The Earl of Gloria’s birthday celebration was always the event of the summer. But the revelry could wait for a few minutes. It would still be there when the Earl emerged from his study, where Bonham had requested his presence for a few words.

The Earl entered the room breathlessly, carrying a glass of champagne, laughing softly at something a friend had said a moment ago. "What is it, Bonham?" he asked as he closed the door behind them.

Before Bonham could answer, James spoke up, looking up from his calculator. "You have received gifts from every member of your family, every guest at this party, and all the men who have made romantic overtures to you during the last two years, with the exception of that horrible hairdresser from Paris, who you really should forget about," he reported with satisfaction. "The total value of them is—"

The Earl shook his head in bemusement. "James! Have you no soul?"

"It's in one of my safety deposit boxes," James replied promptly, making a note on his clipboard. Dorian looked at him sharply, but was unable, as always, to tell if his accountant had a sense of humor.

"What is that, a list of everyone who sent me anything? Let me see." Dorian took the clipboard and let his eyes skim over the carefully alphabetized list.

"There’s nothing from Uncle NATO, me lord," Bonham said gently.

"Of course there isn’t," Dorian replied, tossing the clipboard back to James. "I didn’t expect there to be." But that didn’t stop him from looking, every year.

"I don’t know what you see in a man who doesn’t even send you presents, my lord," James said accusingly. "Really, you shouldn’t even speak to a man who doesn’t at least send high-quality gemstones or—"

"I think my mother told my sisters something like that once," Dorian remarked. "Bonham, what was it you had to tell me? I do need to get back to my guests…."

"It’s about those ruby earrings you were planning to acquire, me lord."

Eroica was instantly all attention. He had been planning this heist for two months now. He had spotted the gems — two large rubies of the highest quality, with a heart of the deepest crimson — during his last mission for NATO. He had wanted to steal them right then, but had made the mistake of enthusing over them to Klaus, who had said, "I would prefer that you not steal them while you’re working for me."

Working for /him/. If Klaus had said NATO, the words would have had no effect. But phrased that way — how could Dorian refuse? Especially when, for once, Klaus had phrased his wishes not as the most arrogant of orders, but almost as a request.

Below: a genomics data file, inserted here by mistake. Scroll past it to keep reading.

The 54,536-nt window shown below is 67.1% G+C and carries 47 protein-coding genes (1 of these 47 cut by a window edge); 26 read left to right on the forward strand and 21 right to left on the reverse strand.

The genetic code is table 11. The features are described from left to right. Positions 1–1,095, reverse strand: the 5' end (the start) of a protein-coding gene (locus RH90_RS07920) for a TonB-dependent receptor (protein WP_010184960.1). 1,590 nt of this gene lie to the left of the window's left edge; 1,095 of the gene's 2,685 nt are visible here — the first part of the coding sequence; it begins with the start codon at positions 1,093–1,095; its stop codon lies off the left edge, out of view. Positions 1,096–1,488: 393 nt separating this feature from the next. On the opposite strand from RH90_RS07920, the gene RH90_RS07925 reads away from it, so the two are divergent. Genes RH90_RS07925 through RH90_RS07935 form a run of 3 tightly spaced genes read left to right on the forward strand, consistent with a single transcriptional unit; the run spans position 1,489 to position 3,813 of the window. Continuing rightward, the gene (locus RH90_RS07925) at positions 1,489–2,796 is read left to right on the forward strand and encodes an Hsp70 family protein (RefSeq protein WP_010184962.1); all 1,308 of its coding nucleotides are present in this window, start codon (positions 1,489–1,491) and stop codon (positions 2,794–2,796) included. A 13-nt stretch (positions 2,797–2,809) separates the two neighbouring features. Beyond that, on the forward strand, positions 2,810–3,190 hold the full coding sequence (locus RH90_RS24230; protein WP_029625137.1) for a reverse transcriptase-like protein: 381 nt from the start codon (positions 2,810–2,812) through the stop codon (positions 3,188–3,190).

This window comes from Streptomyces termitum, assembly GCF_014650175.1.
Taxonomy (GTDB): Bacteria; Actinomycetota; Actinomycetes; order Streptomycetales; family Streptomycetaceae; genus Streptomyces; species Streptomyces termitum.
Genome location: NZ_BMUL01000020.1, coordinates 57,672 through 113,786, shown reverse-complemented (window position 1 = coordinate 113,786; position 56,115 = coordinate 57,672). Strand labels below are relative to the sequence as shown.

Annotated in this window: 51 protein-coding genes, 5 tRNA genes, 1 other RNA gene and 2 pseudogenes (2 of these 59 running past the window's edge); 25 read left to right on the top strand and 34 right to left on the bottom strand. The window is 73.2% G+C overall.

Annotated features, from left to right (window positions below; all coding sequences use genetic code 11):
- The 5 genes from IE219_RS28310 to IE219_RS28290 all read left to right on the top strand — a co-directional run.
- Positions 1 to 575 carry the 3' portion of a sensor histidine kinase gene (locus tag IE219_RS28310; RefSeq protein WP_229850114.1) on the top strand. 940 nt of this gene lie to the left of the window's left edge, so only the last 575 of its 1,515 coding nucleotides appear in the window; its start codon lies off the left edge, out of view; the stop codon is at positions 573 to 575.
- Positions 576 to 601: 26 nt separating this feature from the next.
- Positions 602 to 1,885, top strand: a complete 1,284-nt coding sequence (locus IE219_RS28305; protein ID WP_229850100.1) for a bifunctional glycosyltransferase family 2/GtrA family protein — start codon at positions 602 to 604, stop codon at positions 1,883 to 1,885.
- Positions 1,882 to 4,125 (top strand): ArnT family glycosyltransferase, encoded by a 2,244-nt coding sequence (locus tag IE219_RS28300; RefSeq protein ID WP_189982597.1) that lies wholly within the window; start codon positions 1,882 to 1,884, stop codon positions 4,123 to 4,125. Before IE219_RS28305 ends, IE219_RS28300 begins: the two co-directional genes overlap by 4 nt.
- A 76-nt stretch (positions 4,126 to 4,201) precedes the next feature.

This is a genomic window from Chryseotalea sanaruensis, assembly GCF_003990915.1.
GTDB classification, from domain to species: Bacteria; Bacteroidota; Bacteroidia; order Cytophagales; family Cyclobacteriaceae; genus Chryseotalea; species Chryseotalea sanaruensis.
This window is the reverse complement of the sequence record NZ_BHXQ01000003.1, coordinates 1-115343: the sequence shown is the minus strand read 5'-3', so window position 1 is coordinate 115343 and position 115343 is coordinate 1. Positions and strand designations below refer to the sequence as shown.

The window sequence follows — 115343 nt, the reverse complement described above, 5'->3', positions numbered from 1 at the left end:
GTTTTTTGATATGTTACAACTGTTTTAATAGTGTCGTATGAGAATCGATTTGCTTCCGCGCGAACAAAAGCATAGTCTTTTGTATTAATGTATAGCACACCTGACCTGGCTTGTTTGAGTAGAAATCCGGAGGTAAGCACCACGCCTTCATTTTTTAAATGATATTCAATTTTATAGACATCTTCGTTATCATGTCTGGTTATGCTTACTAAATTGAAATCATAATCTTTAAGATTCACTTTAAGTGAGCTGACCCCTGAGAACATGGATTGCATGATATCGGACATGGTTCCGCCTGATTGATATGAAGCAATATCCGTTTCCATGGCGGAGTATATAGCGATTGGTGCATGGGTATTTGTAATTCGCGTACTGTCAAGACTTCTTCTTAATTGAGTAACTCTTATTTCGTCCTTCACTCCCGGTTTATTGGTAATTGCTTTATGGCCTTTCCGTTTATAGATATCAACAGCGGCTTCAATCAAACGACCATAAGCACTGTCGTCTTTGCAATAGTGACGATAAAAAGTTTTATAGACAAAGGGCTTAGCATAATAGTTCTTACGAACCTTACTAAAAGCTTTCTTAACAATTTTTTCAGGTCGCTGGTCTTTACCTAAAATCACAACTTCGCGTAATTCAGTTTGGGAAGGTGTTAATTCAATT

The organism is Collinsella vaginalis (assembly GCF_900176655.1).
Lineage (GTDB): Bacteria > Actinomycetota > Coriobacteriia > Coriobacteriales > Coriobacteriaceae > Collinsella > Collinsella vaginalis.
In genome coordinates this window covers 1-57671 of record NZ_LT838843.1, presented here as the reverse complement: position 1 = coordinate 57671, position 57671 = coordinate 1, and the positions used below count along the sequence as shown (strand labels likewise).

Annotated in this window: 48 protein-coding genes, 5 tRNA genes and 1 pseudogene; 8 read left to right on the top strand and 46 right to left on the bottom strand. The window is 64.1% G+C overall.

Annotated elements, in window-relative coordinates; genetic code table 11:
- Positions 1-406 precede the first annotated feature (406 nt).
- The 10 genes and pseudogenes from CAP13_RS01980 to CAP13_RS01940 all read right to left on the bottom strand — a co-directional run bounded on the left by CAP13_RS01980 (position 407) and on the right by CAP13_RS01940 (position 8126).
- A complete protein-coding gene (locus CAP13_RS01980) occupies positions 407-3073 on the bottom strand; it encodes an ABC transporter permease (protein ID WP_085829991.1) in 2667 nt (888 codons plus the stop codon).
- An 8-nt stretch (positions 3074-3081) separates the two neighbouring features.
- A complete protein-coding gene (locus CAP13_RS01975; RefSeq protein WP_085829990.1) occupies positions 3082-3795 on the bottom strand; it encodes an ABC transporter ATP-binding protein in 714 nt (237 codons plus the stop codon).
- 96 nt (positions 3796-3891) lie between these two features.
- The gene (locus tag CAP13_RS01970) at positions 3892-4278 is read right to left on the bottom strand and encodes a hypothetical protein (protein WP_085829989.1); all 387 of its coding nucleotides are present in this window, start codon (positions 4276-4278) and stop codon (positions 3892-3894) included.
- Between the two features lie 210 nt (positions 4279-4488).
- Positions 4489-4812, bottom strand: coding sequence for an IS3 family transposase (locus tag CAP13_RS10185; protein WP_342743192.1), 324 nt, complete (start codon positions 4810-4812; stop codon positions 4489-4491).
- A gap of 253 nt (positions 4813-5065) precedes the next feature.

"What about them?" Dorian asked Bonham now.

"They’ve been sold, me lord."

"What? To whom?"

"That’s the problem, me lord. I did a bit of checking, and the name the bloke gave — John Smith, if you can imagine — is false. I can’t find out who he really is, either."

"You can’t, or you haven’t yet?"

"I can’t. Not a trace. And someone who can cover his tracks like that is not to be interfered with lightly, me lord."

"You think it’s organized crime?"

"Has to be. That or government."

"Blast! I knew I should have grabbed them while I had the chance!" Dorian dropped into a leather-upholstered wing chair to sulk a bit. "Now I’ve lost them."

"There’s other rubies in the world, me lord. You could always—"

A soft knock on the library door interrupted them. At the Earl’s nod, Bonham opened the door to admit Jones, carrying a small brown-wrapped box.

"This was just delivered, milord."

Dorian looked up. "From whom?"

Jones shrugged, smiling. "No card. Maybe some lovelorn chap trying for a bit of intrigue."

"How lovely of him. Let me see it."

The wrapping was plain brown, not the enticing fancy paper one would have expected of a secret admirer. Jones set the box on the desk, and Dorian ambled over to it. "You know," Dorian remarked as he reached into the drawer for a penknife and began to cut away the dull paper, "this /has/ given me a sudden appetite for rubies. The Countess of Roquejardin has a fine collection. Perhaps I should call on her."

"But you want something you can wear, don’t you, me lord? Most of her pieces are a bit distinctive."

"True. Perhaps I should try—" The Earl stopped mid-sentence.

"What is it, milord?"

Eroica just shook his head slightly, staring at the now open box. The others approached hesitantly, one by one joining him in gazing at a pair of glowing, blood-red ruby earrings nested on white velvet.

"Are those the ones?" Bonham asked incredulously after a stunned moment.

"Oh, yes," Dorian answered in a hushed voice.

"Maybe they’re fakes!" James insisted.

"No," Dorian said quietly, touching one of the stones with a fingertip. "This is the real thing."

"Who—" Bonham began, and then broke off.

Dorian meticulously examined the box and wrapping. There was a bill of sale to John Smith, some sort of paper certifying that the earrings were now the property of the Earl of Gloria, and no hint anywhere of its donor’s true identity. "What does this mean, do you suppose?" he asked thoughtfully.

Jones hesitated. "Volovolonte, maybe."

Dorian smiled slightly, shaking his head. "He sent me several gifts. All with his name on them. He wouldn’t do something like this anonymously."

The others looked at each other, but said nothing.

"These have to be from someone who knew I wanted them," Dorian mused with the tiniest of smiles.

Dorian delicately lifted the earrings out of their box and put them on. Flashy scarlet stones. Stones he had planned to steal, but which were now his, legal, free and clear.

What could such an anonymous gift mean? A gesture of some sort? An attempt to keep him honest? A preliminary feeler? An initiation of some sort?

Turning to the nearest mirror to see how they looked, Dorian smiled at his reflection. The next time he had a mission with NATO, he would be certain to wear these. With a flashy red shirt, of course. He was certain he would be expected to.